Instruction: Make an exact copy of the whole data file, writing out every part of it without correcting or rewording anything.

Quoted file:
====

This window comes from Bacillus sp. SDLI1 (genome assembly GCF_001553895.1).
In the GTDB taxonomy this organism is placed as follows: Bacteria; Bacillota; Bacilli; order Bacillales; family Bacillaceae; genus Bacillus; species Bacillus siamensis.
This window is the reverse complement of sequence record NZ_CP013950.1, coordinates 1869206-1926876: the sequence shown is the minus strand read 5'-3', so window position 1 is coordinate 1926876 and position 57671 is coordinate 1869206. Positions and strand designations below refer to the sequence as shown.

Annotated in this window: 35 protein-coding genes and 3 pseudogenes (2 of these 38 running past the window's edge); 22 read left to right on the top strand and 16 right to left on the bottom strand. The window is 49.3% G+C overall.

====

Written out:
This window comes from Bacillus sp. SDLI1 (genome assembly GCF_001553895.1).
In the GTDB taxonomy this organism is placed as follows: Bacteria; Bacillota; Bacilli; order Bacillales; family Bacillaceae; genus Bacillus; species Bacillus siamensis.
This window is the reverse complement of sequence record NZ_CP013950.1, coordinates 1869206-1926876: the sequence shown is the minus strand read 5'-3', so window position 1 is coordinate 1926876 and position 57671 is coordinate 1869206. Positions and strand designations below refer to the sequence as shown.

Annotated in this window: 35 protein-coding genes and 3 pseudogenes (2 of these 38 running past the window's edge); 22 read left to right on the top strand and 16 right to left on the bottom strand. The window is 49.3% G+C overall.